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CSCL2009 Conference
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CSCL2009
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Rhodes Visitors Companion CSCL2009

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Program

Keynote Speakers
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Keynote speakers

CSCL2009 Conference will be honored by the following Keynote Speakers:

Prof. Charles Goodwin, University of California at Los Angeles, USA;
Prof. Pierre Dillenbourg, Swiss Federal Institute of Technology in Lausanne,    Switzerland;
Prof. Rose Luckin, London Knowledge Lab, Institute of Education in London, UK;

 

Prof. Rose Luckin, London Knowledge Lab, Institute of Education in London, UK

Rose Luckin

Rosemary Luckin is Professor of Learner Centred Design at the London Knowledge Lab and an EPSRC Advanced Research Fellow. Her research explores how to most effectively scaffold learning across multiple technologies, locations, subjects and times. At the LKL she is part of a group of researchers who share an interest in applying participatory methods to the development and evaluation of technology enhanced learning experiences. This work is interdisciplinary and encompasses education, psychology, artificial intelligence and HCI. It investigates the relationship between people, the concepts they are trying to learn and teach, the contexts within which they operate and the resources at their disposal. She was appointed by the Minister for Schools as a non-executive director of Becta (the UK government agency leading the national drive to ensure the effective and innovative use of technology throughout learning) where she chairs their Research Advisory Group.

[http://ioewebserver.ioe.ac.uk/ioe/cms/get.asp?cid=4381&4381_0=13483]

Keynote talk: Participatory Learning in Context"

In this talk I will consider the concepts of participation and context as two key learning essentials that we need to understand in order to develop rich learning experiences that can be supported by technology. I will present a model of context that is grounded in the participatory sociocultural principle that an individual’s development is a collaborative interaction between that individual and her social and cultural environment. This model is called the Ecology of Resources and it operationalises a definition of context as the combination of interactions a learner experiences with multiple disciplines, people, artefacts and environments, across multiple physical spaces and times. There is much existing relevant research from a wealth of different disciplines including computer science, psychology, sociology and education that I will draw upon in my talk. I will however focus upon empirical evidence from two participatory design projects with learners aged 11 – 16 years, their teachers and mentors. The first project involves learners in a self-managed learning situation working with researchers to develop tools to increase their understanding of how they can use technology to best meet their learning needs. The second is a participatory science project that involves teachers and learners working with researchers to develop the concept and practical application of participatory science in the classroom so that learners can use technology to effectively access remote resources, collaborate with science projects and co-construct scientific explanations.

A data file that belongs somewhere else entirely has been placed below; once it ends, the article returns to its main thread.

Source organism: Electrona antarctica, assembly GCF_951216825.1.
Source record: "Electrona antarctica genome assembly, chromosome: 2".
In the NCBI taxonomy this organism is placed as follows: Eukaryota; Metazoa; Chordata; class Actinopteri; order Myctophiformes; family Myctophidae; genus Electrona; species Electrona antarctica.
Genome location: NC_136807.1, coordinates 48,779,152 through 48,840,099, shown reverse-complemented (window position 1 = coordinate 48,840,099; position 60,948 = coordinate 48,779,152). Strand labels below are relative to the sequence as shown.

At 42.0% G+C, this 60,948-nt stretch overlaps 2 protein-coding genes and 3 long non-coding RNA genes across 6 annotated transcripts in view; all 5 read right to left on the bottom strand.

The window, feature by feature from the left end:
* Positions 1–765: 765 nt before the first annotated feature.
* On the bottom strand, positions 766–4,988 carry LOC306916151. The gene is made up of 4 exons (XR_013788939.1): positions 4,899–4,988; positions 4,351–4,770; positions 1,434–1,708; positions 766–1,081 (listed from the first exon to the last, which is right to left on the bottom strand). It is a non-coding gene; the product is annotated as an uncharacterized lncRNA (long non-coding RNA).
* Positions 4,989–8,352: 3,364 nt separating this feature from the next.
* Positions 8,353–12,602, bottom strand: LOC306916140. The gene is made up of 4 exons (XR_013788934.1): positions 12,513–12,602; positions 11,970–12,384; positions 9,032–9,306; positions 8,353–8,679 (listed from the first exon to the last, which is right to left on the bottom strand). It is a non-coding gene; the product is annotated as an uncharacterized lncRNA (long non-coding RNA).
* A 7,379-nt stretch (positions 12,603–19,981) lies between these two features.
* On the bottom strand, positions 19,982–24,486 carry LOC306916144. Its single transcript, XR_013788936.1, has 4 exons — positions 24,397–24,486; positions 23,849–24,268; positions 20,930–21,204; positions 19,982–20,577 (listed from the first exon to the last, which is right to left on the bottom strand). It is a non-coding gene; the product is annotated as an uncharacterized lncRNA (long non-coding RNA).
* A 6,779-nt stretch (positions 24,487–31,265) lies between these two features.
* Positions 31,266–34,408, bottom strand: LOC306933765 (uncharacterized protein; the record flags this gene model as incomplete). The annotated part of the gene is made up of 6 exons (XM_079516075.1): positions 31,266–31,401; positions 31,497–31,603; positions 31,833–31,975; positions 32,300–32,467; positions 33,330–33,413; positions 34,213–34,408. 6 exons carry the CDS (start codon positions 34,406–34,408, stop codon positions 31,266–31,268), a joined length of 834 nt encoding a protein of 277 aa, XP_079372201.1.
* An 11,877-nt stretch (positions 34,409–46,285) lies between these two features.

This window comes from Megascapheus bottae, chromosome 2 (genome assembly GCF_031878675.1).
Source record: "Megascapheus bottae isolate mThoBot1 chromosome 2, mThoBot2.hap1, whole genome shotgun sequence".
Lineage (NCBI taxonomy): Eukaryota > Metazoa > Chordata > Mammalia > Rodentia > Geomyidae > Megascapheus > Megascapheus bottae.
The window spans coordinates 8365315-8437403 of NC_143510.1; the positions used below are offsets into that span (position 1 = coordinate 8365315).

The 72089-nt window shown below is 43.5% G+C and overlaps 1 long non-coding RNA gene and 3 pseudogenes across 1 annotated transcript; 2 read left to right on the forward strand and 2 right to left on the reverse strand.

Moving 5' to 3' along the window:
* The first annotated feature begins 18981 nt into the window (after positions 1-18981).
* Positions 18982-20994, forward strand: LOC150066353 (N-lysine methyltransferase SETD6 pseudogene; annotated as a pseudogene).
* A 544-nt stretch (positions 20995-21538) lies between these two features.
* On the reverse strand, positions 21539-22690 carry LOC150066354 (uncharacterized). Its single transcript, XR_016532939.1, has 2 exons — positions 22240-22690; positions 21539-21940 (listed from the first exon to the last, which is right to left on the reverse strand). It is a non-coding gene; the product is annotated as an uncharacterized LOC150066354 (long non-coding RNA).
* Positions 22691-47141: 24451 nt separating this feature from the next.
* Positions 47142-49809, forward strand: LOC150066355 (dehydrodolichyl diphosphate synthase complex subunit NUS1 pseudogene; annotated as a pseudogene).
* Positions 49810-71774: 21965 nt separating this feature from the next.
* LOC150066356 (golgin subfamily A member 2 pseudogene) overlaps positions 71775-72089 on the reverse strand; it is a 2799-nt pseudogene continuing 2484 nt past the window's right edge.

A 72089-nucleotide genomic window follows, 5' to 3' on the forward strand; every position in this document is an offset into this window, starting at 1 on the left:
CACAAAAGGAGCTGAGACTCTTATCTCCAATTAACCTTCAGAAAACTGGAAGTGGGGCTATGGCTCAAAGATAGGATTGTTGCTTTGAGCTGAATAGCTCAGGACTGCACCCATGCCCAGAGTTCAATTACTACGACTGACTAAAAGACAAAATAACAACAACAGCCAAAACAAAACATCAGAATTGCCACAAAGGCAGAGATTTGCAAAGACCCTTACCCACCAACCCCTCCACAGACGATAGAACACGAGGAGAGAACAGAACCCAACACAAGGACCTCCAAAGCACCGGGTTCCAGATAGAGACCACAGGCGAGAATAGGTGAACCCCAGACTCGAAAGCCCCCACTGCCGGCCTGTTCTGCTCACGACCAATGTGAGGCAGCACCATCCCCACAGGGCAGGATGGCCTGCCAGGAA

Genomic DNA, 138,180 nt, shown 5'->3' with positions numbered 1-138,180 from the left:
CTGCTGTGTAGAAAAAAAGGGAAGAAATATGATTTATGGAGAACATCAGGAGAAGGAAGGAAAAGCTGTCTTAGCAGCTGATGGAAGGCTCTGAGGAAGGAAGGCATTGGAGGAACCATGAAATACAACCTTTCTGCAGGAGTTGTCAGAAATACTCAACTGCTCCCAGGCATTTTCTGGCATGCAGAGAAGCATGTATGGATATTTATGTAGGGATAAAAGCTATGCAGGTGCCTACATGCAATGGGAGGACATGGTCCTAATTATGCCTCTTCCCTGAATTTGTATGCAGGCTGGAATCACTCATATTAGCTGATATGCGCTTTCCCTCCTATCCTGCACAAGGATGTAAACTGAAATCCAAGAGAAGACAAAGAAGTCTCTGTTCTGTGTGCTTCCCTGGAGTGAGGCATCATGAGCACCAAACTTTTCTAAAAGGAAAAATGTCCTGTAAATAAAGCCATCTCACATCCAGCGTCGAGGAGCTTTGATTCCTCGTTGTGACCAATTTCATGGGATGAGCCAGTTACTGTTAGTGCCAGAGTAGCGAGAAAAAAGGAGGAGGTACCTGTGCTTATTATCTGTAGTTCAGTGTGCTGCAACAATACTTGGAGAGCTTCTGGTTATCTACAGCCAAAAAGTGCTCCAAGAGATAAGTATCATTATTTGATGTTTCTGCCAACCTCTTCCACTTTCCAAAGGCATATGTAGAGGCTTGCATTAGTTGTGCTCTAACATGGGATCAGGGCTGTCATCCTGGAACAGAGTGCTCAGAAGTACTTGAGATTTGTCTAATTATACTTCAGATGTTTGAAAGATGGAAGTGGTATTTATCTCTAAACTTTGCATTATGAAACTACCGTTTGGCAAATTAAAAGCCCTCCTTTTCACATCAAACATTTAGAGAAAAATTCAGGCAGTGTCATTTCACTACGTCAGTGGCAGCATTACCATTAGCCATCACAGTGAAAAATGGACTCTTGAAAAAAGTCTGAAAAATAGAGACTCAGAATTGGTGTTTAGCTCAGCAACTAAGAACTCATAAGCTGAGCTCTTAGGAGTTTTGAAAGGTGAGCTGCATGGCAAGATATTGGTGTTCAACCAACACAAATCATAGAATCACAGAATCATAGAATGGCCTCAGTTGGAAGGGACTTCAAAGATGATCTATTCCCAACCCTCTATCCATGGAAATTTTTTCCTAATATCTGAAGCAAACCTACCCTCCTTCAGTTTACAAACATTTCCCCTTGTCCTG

Each of these projects will be discussed in terms of the Ecology of Resources model in order to highlight how this model offers a useful conceptualisation of participation and context. This discussion will also identify some of the requirements we need to encompass when developing technology in order to support participation and build upon a learner’s context. These include the need to:

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